A fraud inquiry has been launched into the finances of the Royal Academy, the 228-year-old home of Britain's greatest artists, which has a turnover of pounds 14m a year, following the arrest of Trevor Clark, the bursar.
Mr Clark, 43, who was arrested and released on bail three weeks ago, has been questioned by Scotland Yard over allegations of theft spanning five years. A High Court writ for fraud has also been issued against him by the Academy.
The Academy, whose prestigious membership is made up of 80 academics, painters, engravers and sculptors, attracts hundreds of thousands of visitors each year. But it has no public subsidy, relying on income from exhibitions, and occasional sales of its treasures, to survive.
A Scotland Yard spokeswoman confirmed yesterday that an investigation was taking place. "We are investigating the alleged theft of an amount of money from between 1991 and 1995, reported to the police on 24 January," she said.
The Academy dismissed reports that the sum being investigated ran into hundreds of thousands of pounds as "speculation." Piers Rodgers, secretary of the Academy, said: "We picked up irregularities in the course of our normal checks into the accounts, and we are currently undertaking our own investigation, separately from the police."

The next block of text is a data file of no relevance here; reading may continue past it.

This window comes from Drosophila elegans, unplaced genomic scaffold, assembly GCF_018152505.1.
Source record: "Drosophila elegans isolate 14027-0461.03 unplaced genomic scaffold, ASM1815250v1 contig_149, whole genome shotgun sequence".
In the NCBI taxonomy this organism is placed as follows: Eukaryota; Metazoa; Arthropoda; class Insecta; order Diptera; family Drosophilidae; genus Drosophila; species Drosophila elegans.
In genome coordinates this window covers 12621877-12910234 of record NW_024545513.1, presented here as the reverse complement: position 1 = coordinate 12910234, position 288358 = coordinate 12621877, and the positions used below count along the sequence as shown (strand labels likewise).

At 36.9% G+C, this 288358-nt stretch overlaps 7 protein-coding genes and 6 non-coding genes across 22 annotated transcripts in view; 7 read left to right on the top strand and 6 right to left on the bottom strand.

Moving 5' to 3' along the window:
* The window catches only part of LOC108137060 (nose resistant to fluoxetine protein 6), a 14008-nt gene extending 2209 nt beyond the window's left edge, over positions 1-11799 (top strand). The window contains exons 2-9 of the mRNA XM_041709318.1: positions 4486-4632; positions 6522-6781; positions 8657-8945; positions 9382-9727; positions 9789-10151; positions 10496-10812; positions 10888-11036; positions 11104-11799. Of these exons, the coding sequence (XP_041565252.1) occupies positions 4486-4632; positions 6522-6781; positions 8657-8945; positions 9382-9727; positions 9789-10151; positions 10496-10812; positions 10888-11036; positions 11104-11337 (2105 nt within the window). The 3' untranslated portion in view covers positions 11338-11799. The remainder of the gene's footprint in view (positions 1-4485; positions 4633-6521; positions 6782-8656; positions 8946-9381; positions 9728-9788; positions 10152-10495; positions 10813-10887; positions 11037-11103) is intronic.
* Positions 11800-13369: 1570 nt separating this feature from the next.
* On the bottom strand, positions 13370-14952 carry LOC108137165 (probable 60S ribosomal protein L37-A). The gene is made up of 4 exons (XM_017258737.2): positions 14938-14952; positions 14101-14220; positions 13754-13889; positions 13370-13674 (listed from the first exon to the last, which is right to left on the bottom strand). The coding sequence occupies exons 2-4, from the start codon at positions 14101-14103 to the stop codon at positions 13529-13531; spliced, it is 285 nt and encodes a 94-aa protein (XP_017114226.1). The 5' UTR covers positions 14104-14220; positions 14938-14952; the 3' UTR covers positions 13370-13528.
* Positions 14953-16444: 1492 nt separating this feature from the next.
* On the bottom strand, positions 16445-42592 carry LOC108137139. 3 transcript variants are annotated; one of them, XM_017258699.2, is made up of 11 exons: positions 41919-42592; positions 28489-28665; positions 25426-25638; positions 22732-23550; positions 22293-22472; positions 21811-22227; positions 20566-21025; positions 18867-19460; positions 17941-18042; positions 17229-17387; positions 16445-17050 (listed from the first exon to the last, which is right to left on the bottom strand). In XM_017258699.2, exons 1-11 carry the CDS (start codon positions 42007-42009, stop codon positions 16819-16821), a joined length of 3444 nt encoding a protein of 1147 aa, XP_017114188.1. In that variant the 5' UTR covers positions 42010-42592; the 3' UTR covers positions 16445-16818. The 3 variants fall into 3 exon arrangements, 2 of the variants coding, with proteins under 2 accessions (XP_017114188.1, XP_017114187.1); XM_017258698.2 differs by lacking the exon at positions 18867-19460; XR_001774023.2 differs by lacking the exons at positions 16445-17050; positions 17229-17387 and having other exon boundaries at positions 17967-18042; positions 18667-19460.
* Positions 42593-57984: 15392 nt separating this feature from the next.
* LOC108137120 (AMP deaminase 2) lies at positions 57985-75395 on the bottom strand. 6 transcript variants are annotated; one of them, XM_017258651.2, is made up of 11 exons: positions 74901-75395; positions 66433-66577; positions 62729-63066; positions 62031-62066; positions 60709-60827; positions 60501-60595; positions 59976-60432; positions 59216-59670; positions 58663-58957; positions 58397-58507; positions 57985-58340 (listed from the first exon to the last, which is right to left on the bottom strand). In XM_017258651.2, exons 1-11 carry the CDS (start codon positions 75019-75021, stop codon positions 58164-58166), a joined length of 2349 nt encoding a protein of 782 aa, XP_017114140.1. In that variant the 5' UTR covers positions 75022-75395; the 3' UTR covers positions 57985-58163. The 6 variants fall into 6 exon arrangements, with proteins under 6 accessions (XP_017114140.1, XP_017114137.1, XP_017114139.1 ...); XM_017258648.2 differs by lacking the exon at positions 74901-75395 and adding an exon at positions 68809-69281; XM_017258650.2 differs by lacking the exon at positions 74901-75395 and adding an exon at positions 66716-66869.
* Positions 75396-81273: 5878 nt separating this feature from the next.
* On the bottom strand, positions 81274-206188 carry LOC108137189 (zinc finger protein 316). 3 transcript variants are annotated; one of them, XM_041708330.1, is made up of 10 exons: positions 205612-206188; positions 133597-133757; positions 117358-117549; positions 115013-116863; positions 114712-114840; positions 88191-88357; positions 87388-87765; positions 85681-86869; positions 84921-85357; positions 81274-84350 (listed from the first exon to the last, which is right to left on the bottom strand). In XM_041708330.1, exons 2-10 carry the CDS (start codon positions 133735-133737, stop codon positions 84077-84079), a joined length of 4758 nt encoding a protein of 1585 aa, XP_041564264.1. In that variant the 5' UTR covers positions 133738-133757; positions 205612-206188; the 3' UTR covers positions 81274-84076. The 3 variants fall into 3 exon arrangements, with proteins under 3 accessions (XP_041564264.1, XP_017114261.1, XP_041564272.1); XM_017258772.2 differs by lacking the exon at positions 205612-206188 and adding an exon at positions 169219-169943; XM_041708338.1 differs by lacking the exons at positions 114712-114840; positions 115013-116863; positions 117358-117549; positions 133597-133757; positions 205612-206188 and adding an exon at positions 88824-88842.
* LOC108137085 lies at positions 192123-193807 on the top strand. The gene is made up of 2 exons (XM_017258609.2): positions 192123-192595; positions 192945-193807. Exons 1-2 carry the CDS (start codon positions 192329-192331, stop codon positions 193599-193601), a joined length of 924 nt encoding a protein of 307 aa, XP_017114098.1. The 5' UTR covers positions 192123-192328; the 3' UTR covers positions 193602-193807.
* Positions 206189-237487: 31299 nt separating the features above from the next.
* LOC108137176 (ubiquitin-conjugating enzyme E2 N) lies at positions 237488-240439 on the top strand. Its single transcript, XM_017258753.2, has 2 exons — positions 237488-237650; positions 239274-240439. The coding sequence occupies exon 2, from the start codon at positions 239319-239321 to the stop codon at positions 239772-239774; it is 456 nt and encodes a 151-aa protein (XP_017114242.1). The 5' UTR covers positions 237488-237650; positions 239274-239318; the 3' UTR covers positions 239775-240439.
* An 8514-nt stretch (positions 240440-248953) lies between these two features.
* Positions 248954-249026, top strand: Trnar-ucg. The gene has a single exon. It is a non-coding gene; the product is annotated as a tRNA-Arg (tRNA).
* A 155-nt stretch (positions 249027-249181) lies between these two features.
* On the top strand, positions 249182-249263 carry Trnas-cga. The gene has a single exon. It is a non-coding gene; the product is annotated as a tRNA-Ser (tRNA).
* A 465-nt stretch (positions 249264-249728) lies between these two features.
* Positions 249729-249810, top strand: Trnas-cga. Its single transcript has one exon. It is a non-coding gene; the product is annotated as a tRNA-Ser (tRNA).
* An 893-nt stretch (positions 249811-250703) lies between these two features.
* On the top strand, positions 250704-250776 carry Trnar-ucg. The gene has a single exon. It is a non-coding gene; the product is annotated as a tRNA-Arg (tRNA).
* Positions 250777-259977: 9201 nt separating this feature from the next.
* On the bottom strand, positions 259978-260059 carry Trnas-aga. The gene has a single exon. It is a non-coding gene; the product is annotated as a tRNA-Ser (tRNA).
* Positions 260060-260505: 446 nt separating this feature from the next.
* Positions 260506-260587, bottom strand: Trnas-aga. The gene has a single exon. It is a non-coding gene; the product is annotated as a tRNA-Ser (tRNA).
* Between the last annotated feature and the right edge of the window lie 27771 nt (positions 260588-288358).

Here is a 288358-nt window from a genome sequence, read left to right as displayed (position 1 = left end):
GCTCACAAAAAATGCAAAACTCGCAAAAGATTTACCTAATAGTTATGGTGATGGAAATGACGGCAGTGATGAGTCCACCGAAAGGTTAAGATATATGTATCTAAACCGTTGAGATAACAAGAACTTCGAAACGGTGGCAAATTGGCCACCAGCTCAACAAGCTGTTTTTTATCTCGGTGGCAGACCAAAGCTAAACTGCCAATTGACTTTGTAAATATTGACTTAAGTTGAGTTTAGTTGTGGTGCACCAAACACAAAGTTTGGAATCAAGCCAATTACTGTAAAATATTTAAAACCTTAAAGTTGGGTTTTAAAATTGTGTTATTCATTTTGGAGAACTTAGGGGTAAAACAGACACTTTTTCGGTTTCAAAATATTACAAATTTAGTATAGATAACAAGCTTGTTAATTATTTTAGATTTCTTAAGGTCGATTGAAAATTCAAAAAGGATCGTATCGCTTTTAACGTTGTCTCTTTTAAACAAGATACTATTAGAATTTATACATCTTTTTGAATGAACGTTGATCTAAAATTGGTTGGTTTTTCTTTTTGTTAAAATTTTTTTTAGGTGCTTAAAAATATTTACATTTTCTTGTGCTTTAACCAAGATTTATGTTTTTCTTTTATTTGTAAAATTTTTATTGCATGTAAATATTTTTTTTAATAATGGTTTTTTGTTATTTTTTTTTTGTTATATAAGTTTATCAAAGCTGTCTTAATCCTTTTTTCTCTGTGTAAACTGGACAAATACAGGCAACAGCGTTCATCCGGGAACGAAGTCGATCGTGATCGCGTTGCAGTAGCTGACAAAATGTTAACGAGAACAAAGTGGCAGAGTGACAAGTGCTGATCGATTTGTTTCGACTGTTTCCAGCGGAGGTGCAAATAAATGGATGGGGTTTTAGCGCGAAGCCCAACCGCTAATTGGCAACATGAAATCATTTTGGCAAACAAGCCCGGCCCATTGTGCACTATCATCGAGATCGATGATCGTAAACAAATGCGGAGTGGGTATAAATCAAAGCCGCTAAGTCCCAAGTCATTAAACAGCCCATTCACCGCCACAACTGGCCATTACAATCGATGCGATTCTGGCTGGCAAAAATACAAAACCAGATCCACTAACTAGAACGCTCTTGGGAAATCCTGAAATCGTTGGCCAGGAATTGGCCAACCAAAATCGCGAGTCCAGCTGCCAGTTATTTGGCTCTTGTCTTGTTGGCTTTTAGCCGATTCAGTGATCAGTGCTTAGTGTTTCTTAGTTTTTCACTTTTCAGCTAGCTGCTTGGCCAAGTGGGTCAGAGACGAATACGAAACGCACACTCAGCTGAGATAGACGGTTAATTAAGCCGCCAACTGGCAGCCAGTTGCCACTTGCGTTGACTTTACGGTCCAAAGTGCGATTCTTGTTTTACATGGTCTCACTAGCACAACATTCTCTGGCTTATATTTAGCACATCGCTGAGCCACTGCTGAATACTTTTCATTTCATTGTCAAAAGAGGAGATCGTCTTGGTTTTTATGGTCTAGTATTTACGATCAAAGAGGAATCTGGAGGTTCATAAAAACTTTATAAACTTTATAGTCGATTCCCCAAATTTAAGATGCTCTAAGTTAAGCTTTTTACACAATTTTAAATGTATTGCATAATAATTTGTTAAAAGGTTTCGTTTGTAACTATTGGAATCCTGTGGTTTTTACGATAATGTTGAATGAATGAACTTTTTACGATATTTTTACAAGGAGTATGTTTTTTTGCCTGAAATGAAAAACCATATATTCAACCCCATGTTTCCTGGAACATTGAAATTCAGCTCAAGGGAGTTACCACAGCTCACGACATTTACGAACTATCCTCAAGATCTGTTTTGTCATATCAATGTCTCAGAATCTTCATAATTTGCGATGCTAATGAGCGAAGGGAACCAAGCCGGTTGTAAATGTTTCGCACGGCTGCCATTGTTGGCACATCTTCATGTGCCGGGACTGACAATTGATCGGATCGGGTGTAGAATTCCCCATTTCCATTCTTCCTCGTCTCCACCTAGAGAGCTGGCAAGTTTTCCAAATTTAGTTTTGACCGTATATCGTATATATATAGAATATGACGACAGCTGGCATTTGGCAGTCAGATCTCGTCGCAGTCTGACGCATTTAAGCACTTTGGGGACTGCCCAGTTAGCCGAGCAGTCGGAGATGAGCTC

He added: "It's very upsetting for everyone. The Academy is a small group of people who know each other pretty well. But none of this is going to affect the programme of the Academy in any way at all, and we hope to recover any funds that have been lost."
The police inquiry is expected to concentrate on the Academy's main trading account for exhibitions. In the last five years it has had some of its most successful shows, including a Monet exhibition in 1991, and a major exhibition of African art last year, which drew in almost 1 million people between them.
Mr Clark, who took on the position of bursar in 1979, was reportedly unavailable to comment on the inquiry last weekend at his Hertfordshire home. "There may be a time when I can put my side, but until my solicitors allow me to, I won't," he is understood to have said.
Last year's financial figures for the Academy are not available, but are understood to be "very much better" than the accounts for the previous year, when the Academy lost pounds 647,000, even though attendances were up.
The loss was attributed to a fall in corporate sponsorship, and Mr Rodgers said it was not connected to the alleged fraud.Reuse content